Written by Jon WilliamsI was dreaming when I wrote this; forgive me if it goes astray.
Last week we received yet another stark reminder that 2016 has been a terrible year in terms of losing beloved entertainers far too soon. When news started coming through on Thursday that Prince had died at age 57, it seemed like it had to be a hoax; when that news was confirmed not long after, it seemed like a bad dream.
Born in 1958 in his beloved Minneapolis as the son of two musicians, Prince showed an early aptitude for music. He parlayed that into a recording contract with Warner Bros., and his first album, For You, was released two months before his 20th birthday. Displaying the full range of his talent, he wrote all the songs on the album, played all the instruments, and even produced it himself. It was with his second album, 1979’s Prince, that he started to garner the type of attention that would follow him for the rest of his life. It was his first platinum album. The albums Dirty Mind (1980) and Controversy (1981) landed him his first appearance on Saturday Night Live and an opening spot for the Rolling Stones, as well as his own first headlining tour.
Then came the period that transformed Prince from a talented and popular musician into a legend. The album 1999, released in late in 1982, contained the party anthem title track, as well as the hit “Little Red Corvette,” and achieved multi-platinum sales status. Then, in 1984, Prince starred in the semi-autobiographical movie Purple Rain. The film itself was only a minor hit; the resulting soundtrack, on the other hand, became one of best albums of the decade and, perhaps, of all time. Mixing pop and rock sensibilities, it contained the classics “Let’s Go Crazy” and “When Doves Cry” in addition to the title track. He would go on to release four more albums in the ‘80s, as well as the soundtrack to the blockbuster Batman movie starring Michael Keaton.
Because of his immense success during this period, Prince will always be associated primarily with the music of the 1980s, but he wasn’t done with movies, either. In 1986 he made his directorial debut with Under the Cherry Moon, and in 1987 he put out a concert film to accompany his album Sign o’ the Times. His final film role was in 1990’s Graffiti Bridge, a sequel to Purple Rain. And of course, he continued to put out thought-provoking, envelope-pushing music. He released twelve albums in the ‘90s, including nine after he changed his name to a symbol and could only be referred to as “the artist formerly known as Prince.” He went back to being Prince in 2000, and followed that up with twelve more albums from 2001-2010. There was a break in album releases after that point, which came to an end with two albums released simultaneously in 2014: Plectrumelectrum, with the backing band 3rdeyegirl, and the solo effort Art Official Age. Then last year came HITnRUN Phase One; the follow-up, HITnRUN Phase Two, is available on CD starting tomorrow.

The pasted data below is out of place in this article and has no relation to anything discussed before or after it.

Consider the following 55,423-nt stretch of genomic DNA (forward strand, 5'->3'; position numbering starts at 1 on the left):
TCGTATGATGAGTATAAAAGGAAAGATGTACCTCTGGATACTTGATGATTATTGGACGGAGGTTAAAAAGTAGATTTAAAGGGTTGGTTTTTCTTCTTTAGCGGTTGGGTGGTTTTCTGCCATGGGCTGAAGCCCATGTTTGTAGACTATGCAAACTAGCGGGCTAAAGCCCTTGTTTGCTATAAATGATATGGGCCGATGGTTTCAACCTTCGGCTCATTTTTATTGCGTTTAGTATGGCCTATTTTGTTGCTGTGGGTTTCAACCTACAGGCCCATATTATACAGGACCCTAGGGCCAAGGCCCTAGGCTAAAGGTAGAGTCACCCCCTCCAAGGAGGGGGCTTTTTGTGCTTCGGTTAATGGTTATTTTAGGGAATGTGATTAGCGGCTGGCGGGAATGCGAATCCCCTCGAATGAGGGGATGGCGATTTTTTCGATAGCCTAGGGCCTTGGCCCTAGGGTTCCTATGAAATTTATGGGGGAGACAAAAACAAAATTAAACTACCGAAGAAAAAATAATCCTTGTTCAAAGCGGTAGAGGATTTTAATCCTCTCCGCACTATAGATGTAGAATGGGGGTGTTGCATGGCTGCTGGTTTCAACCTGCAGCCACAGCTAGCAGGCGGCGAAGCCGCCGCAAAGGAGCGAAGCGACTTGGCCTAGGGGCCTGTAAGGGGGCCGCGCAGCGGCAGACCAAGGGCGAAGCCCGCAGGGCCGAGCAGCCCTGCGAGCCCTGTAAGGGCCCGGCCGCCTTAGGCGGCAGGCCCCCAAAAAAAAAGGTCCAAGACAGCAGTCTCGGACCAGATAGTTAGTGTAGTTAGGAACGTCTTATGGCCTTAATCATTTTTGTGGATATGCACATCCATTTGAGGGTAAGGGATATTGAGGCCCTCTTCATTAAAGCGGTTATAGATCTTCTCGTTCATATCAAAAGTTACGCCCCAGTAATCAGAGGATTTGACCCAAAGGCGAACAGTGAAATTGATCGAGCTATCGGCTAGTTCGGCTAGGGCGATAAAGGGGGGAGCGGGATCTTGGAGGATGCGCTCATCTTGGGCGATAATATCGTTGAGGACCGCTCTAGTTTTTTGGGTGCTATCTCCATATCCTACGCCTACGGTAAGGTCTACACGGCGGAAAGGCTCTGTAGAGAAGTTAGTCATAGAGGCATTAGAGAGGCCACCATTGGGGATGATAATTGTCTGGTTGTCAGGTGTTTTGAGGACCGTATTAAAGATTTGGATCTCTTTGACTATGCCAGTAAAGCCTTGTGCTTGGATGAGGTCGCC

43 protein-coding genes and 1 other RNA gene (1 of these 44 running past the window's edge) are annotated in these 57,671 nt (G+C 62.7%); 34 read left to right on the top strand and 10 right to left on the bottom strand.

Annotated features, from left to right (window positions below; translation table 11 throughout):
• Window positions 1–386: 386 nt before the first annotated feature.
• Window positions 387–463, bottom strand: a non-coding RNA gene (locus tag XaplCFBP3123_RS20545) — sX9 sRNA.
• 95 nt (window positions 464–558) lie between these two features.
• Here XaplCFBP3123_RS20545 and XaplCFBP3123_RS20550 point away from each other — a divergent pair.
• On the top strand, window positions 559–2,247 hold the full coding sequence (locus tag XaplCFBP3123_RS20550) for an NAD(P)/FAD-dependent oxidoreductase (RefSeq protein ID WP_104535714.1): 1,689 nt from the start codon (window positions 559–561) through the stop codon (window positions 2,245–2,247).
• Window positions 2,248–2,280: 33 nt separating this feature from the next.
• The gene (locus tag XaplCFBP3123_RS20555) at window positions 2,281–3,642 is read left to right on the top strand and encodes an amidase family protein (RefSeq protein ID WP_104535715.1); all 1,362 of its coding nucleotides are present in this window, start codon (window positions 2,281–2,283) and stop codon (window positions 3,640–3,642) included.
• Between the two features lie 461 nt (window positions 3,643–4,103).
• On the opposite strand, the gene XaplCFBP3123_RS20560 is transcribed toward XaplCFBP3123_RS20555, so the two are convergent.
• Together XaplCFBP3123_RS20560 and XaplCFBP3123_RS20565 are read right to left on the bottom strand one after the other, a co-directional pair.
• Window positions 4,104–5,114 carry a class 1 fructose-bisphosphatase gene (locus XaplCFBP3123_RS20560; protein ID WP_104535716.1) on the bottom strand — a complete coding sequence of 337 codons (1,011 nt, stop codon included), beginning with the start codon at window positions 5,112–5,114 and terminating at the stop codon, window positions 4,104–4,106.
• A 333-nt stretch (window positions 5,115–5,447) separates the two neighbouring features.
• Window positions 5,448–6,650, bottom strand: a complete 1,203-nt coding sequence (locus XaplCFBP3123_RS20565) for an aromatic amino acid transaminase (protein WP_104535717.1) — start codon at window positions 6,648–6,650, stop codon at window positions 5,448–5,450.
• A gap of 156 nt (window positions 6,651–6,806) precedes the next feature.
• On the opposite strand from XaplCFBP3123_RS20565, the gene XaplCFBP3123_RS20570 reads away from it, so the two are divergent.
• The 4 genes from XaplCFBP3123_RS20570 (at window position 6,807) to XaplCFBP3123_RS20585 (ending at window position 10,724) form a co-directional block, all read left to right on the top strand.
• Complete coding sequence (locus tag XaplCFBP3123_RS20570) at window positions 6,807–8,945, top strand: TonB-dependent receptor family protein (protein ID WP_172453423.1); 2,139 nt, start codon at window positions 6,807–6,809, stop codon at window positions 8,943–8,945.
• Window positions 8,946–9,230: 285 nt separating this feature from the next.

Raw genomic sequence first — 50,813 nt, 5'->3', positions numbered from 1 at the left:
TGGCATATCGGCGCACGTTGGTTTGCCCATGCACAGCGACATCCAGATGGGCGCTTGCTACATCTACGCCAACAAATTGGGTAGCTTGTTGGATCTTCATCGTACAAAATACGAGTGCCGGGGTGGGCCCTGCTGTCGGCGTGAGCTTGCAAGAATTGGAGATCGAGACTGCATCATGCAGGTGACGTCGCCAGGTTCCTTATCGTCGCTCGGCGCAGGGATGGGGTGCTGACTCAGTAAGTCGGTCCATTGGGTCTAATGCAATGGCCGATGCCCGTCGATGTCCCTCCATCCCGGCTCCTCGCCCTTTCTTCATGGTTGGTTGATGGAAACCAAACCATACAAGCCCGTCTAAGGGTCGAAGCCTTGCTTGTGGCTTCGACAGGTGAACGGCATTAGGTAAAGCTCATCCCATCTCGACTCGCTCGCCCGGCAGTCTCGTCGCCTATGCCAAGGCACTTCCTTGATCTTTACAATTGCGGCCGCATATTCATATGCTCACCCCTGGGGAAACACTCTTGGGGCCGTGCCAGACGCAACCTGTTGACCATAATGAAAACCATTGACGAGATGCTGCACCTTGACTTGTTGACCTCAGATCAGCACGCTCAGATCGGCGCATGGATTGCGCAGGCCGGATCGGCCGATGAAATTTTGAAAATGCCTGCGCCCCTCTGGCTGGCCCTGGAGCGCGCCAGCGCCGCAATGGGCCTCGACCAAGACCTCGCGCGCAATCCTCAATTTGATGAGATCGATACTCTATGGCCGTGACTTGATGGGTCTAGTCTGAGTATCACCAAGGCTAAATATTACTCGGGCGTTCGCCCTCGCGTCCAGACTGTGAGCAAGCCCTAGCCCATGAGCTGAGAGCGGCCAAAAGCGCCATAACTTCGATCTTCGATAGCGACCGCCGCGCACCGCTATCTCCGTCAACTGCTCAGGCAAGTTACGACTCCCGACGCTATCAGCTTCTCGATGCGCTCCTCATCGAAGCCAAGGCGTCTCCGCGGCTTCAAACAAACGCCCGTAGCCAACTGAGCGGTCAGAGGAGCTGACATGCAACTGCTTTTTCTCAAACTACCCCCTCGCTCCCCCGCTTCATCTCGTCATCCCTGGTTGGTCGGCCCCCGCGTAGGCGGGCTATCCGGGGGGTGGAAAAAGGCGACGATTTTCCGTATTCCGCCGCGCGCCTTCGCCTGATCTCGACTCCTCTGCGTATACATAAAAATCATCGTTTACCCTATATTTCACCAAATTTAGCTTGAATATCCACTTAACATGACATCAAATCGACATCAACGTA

Obviously, an artist as dynamic and prolific as Prince can’t be adequately summarized in a post like this. The best thing for patrons who aren’t familiar with his music, or just know the hits, would be to check it out for themselves, to discover his talent and why he had so much influence on a generation of musicians. See our website to put his CDs and movies (as well as a biography) on your shelves. If your library is like most, there’s probably quite a high demand for his music right now, with a long list of holds for his albums. Be sure to let your patrons know, if you participate in hoopla, that many of his albums and compilations are available there. hoopla is one of the only services to offer his music for streaming, and it’s available to patrons immediately, with no holds.